Isolation precautions create barriers between people and germs. These types of precautions help prevent the spread of germs in the hospital.
Anybody who visits a hospital patient who has an isolation sign outside their door should stop at the nurses' station before entering the patient's room. The number of visitors and staff who enter the patient's room may be limited.
Different types of isolation precautions protect against different types of germs.
When you are close to patients or close to handling blood, bodily fluid, bodily tissues, mucous membranes, or areas of open skin, you must use personal protective equipment (PPE).
Follow standard precautions with all patients, based on the type of exposure expected.
Depending on the anticipated exposure, types of PPE that may be required include:
- Masks and goggles
- Aprons, gowns, and shoe covers
It is also important to properly clean up afterward.
Transmission-based precautions are extra steps to follow for illnesses that are caused by certain germs. Transmission-based precautions are followed in addition to standard precautions. Some infections require more than one type of transmission-based precaution.
Follow transmission-based precautions when an illness is first suspected. Stop following these precautions only when that illness has been treated or ruled out and the room has been cleaned.
Patients should stay in their rooms as much as possible while these precautions are in place. They may need to wear a mask when they leave their rooms.
Airborne precautions may be needed for germs that are so small they can float in the air and travel long distances.
- Airborne precautions help keep staff, visitors, and other people from breathing in these germs and getting sick.
- Germs that warrant airborne precautions include chickenpox, measles, and tuberculosis (TB) bacteria infecting the lungs or larynx (voicebox).
- People who have these germs should be in special rooms where the air is gently sucked out and not allowed to flow into the hallway. This is called a negative pressure room.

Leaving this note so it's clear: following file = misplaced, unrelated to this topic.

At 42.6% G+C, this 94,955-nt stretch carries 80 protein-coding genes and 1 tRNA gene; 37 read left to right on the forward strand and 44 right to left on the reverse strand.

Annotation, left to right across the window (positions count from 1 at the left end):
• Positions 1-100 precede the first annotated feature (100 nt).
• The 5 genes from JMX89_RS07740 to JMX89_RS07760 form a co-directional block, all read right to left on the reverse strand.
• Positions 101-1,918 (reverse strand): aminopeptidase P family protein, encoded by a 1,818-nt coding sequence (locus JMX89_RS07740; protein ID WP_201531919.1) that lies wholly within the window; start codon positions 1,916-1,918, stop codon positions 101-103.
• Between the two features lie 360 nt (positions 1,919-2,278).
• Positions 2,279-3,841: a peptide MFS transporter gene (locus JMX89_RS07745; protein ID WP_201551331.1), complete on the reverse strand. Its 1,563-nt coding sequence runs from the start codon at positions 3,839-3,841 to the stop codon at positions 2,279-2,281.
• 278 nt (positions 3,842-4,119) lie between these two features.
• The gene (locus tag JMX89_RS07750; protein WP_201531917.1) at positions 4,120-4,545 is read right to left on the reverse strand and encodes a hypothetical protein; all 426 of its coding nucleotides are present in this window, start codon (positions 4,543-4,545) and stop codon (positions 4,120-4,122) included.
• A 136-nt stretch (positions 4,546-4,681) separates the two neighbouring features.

- Anyone who goes into the room should put on a well-fitted respirator mask before they enter.
Contact precautions may be needed for germs that are spread by touching.
- Contact precautions help keep staff and visitors from spreading the germs after touching a person or an object the person has touched.
- Some of the germs that contact precautions protect from are C difficile, norovirus, and COVID-19. These germs can cause serious infection in the intestines or lungs.
- Anyone entering the room who may touch the person or objects in the room should wear a gown and gloves.
Droplet precautions are used to prevent contact with mucus and other secretions from the nose and sinuses, throat, airways, and lungs.
- When a person talks, sneezes, or coughs, droplets that contain germs can travel about 3 feet (90 centimeters).
- Illnesses that require droplet precautions include influenza (flu), pertussis (whooping cough), mumps, and respiratory illnesses, such as those caused by coronavirus infections including COVID-19.
- Anyone who goes into the room should wear a surgical mask.
Standard isolation precautions; Transmission-based isolation precautions; Isolation precautions - standard; Isolation precautions - transmission-based
Calfee DP. Prevention and control of health care-associated infections. In: Goldman L, Schafer AI, eds. Goldman-Cecil Medicine. 26th ed. Philadelphia, PA: Elsevier; 2020:chap 266.
Centers for Disease Control and Prevention website. Isolation precautions. www.cdc.gov/infectioncontrol/guidelines/isolation/index.html. Updated July 22, 2019. Accessed October 24, 2021.
Palmore TN. Infection prevention and control in the health care setting. In: Bennett JE, Dolin R, Blaser MJ, eds. Mandell, Douglas, and Bennett's Principles and Practice of Infectious Diseases. 9th ed. Philadelphia, PA: Elsevier; 2020:chap 298.
Review Date 10/24/2021
Updated by: David C. Dugdale, III, MD, Professor of Medicine, Division of General Medicine, Department of Medicine, University of Washington School of Medicine, Seattle, WA. Also reviewed by David Zieve, MD, MHA, Medical Director, Brenda Conaway, Editorial Director, and the A.D.A.M. Editorial team.